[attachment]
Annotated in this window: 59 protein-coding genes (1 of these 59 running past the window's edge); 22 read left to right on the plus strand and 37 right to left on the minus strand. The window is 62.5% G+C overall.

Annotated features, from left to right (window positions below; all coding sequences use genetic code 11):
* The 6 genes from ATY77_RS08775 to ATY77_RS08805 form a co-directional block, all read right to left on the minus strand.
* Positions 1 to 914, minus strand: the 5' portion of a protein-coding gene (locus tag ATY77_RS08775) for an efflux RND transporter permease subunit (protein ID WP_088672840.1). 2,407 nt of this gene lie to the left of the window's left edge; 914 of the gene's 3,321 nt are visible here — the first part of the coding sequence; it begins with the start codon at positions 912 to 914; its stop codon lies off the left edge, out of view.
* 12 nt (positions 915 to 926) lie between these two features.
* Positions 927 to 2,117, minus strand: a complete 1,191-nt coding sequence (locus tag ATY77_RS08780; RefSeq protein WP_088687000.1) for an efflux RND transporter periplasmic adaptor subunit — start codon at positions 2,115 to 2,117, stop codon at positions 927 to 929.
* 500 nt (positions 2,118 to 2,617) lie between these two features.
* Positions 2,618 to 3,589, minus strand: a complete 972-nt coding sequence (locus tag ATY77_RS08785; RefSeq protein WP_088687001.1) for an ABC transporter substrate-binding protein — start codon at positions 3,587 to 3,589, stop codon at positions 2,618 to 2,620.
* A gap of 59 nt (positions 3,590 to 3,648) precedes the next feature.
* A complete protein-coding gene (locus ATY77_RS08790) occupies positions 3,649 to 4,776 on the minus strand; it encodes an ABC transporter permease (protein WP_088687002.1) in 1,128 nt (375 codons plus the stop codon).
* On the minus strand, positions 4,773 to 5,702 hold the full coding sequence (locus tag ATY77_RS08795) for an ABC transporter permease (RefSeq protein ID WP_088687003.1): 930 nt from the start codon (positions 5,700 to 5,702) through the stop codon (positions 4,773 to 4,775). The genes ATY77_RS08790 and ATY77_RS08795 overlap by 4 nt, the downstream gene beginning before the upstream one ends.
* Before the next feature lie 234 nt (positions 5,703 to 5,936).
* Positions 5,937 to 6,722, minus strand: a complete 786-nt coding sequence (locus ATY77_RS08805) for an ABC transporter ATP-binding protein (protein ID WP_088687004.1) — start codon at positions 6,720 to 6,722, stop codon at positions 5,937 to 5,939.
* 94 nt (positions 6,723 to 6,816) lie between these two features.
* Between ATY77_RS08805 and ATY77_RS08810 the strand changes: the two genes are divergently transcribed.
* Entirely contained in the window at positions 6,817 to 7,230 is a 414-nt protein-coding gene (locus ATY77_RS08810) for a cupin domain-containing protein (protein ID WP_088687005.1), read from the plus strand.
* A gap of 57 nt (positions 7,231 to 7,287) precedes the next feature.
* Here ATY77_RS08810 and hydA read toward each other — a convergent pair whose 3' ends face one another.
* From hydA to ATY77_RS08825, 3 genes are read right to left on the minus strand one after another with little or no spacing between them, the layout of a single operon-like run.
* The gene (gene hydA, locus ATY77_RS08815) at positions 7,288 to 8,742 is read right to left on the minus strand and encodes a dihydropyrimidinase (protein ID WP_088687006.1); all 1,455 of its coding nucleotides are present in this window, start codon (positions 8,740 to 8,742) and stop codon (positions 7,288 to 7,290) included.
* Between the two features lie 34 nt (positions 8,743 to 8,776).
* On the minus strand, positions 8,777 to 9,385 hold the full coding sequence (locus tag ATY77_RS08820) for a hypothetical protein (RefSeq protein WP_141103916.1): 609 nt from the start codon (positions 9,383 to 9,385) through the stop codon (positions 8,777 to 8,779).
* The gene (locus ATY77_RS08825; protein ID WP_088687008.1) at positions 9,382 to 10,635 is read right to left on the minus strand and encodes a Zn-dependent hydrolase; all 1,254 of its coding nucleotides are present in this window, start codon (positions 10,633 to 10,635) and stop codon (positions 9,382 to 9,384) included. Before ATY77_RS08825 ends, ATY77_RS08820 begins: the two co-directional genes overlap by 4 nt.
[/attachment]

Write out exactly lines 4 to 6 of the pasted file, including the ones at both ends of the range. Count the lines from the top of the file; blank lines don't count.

* Positions 1 to 914, minus strand: the 5' portion of a protein-coding gene (locus tag ATY77_RS08775) for an efflux RND transporter permease subunit (protein ID WP_088672840.1). 2,407 nt of this gene lie to the left of the window's left edge; 914 of the gene's 3,321 nt are visible here — the first part of the coding sequence; it begins with the start codon at positions 912 to 914; its stop codon lies off the left edge, out of view.
* 12 nt (positions 915 to 926) lie between these two features.
* Positions 927 to 2,117, minus strand: a complete 1,191-nt coding sequence (locus tag ATY77_RS08780; RefSeq protein WP_088687000.1) for an efflux RND transporter periplasmic adaptor subunit — start codon at positions 2,115 to 2,117, stop codon at positions 927 to 929.